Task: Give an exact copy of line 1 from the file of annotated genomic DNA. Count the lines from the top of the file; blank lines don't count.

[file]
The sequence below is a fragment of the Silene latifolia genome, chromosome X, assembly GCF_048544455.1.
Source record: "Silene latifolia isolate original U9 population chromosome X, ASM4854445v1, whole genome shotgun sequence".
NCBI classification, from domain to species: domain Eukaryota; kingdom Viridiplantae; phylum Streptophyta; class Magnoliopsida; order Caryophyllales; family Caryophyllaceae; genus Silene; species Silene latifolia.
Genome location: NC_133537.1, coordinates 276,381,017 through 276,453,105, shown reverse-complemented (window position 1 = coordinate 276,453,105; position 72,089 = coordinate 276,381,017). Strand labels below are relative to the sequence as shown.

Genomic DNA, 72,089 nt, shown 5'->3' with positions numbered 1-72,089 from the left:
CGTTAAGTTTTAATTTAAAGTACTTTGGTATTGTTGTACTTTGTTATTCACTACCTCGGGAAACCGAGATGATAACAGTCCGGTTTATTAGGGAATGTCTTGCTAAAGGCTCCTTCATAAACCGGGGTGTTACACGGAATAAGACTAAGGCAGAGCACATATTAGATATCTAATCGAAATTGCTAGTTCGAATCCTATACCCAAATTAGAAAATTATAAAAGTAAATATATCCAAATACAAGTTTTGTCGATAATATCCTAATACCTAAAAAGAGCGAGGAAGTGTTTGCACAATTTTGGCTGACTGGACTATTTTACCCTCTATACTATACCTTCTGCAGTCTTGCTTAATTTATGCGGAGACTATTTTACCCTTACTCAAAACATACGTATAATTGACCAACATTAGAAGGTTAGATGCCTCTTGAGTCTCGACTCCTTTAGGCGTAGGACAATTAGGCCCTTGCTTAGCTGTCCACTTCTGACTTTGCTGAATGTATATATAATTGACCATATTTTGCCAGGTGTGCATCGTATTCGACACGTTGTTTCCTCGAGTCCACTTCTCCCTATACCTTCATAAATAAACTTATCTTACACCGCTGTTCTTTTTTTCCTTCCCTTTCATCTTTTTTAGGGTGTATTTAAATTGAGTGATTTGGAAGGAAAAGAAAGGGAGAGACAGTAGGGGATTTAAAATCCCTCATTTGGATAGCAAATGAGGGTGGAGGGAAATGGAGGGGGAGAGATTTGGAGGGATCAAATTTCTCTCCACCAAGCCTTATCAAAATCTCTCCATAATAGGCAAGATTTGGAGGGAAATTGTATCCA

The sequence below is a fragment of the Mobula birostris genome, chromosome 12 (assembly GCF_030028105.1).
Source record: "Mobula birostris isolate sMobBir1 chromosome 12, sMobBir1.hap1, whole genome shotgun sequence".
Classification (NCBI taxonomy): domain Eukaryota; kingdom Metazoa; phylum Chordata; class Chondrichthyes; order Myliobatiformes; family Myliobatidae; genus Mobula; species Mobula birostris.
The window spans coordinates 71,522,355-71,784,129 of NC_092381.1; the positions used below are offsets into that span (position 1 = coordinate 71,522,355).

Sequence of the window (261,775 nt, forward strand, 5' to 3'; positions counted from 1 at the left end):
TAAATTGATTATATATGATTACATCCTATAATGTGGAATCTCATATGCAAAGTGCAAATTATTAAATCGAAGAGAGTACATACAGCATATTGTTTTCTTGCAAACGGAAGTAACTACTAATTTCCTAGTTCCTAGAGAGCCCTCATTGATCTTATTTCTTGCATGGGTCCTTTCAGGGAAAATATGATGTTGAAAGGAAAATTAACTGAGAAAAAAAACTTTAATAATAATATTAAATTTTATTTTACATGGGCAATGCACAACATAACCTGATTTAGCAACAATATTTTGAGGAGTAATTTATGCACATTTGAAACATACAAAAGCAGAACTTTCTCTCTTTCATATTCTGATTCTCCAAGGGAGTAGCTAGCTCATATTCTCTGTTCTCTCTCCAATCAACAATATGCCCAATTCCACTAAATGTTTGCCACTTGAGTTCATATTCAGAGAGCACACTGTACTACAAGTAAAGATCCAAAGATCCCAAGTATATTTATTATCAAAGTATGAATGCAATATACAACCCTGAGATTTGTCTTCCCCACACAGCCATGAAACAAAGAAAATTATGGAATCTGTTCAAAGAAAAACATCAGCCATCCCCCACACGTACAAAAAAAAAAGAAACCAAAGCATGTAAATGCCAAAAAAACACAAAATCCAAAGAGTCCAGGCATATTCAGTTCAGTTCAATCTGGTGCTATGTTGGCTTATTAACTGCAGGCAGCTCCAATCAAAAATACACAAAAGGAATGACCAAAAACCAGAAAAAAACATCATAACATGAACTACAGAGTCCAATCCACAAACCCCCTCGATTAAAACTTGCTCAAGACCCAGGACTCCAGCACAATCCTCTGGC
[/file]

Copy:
The sequence below is a fragment of the Silene latifolia genome, chromosome X, assembly GCF_048544455.1.